The Dimensions of Repentance
How repentance and confession are related
Note carefully that only the first half of the formula of confession which Maimonides sets forth as obligatory is identical with the formula employed by the High Priest in the Temple on the Day of Atonement ("I beseech Thee, 0 Lord! I have sinned …;" cf. Mishnah Yoma 3:8). In place of the second half ("I am contrite and ashamed ... I will never do this again"), the High Priest used to offer a prayer and say: "I beseech Thee, 0 Lord, acquit me of the iniquities and the transgressions and the sins which I have committed before Thee!" Maimonides deleted the prayer portion from the formula of remorse ("I am contrite and ashamed and resolution for the future ("I will never do this again").
Elsewhere in the Mishnah Torah (Laws of Sacrificial Procedure, Chapter 3, Section 14), Maimonides ruled that every sacrifice must be accompanied by confession. "Whoever brings a burnt‑offering, confesses; a sin‑offering, confesses; a trespass‑offering, confesses …" What is the formula of confession to be used by one who sins in error and is obligated to bring a sin offering? The answer to this question seems, at first, to belong to the Laws of Repentance, in which is found the formula for confession quoted above. However, in the Laws of Sacrificial Procedure, Maimonides sets forth another formula of confession (Chapter 3, Section 15).
"How does one confess? One says, 'I have sinned, I have acted perversely, I have transgressed, and have done thus and thus and I have come back in repentance before Thee and this is my acquittal.'"
If we compare the two formulae of confession, the following significant differences can be discerned between them. The first one that is in the Laws of Repentance has the phrase "before Thee" appear immediately after "I have sinned, I have acted perversely, I have transgressed;" while in the second formula, in the Laws of Sacrificial Procedure, it appears later, in the phrase "I have come back in repentance before Thee." At the same time, in the second formula, the element of resolution for the future ("I will never do this again") has been dropped; instead, there appears the phrase "and this is my acquittal," whose meaning is far from clear.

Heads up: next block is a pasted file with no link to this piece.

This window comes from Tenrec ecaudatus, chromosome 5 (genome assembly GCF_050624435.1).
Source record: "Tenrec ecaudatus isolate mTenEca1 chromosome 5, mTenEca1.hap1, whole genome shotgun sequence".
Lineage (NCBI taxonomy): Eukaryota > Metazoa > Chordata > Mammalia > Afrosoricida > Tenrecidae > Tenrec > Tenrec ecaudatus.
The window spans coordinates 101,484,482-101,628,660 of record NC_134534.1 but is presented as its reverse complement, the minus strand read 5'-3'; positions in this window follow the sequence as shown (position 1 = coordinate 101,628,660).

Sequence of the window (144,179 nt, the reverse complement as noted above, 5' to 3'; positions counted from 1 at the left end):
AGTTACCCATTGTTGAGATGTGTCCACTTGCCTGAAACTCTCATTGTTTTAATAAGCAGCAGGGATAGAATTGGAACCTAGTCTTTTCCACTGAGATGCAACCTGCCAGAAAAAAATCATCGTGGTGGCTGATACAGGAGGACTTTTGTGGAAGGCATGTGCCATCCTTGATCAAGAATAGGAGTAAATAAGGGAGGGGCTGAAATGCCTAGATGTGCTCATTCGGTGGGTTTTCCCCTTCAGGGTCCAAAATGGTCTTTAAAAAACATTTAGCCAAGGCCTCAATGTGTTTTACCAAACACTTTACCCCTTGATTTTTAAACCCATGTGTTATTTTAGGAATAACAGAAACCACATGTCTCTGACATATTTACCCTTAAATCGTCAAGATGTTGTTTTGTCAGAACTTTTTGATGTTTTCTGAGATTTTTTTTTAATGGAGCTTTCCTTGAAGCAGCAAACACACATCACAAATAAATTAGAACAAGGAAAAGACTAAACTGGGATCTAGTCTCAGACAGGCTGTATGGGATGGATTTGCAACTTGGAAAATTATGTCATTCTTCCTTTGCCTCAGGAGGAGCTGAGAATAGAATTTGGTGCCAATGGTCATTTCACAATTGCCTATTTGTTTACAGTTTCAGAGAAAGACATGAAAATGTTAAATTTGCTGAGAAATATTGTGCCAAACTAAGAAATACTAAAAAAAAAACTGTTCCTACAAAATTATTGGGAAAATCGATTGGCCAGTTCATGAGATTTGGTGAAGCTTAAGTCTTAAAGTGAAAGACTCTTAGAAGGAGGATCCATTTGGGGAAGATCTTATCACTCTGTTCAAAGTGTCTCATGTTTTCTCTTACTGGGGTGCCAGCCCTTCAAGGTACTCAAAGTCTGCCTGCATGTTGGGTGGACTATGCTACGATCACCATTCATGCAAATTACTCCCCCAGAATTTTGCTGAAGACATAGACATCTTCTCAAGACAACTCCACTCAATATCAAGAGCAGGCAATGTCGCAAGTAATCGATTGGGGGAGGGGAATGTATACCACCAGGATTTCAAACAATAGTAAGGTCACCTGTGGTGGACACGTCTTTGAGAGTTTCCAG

In light of this, it may be said that the concept of confession has more than one dimension. It is not an act that has an independent existence, nor is it something that stands on its own. It is, rather, the finale, the conclusion of another act--that of "repentance."
As we have already explained on several occasions, repentance is not a sudden occurrence. It does not begin at nightfall of the eve of the Day of Atonement, just moments before the recitation of confession. Repentance sprouts forth and grows in the course of a long and drawn‑out process typified by doubt and speculation, soul-searching and spiritual reckoning. First comes the inner stirring which generates actual repentance. A great gap often intercedes between the idea and the act, for crystallized thinking is the end product of intuitive, undefined thoughts. They take hold of one in the darkness of the night, they emerge from the innermost recesses of the secret self, and man tries to fend off some of them and hide them from himself, not to mention, from others. The road that leads from these first stirrings until the actual contemplation of repentance is long, indeed and even then, after the rational idea is clearly formed in thought, it must be reborn and translated into action.
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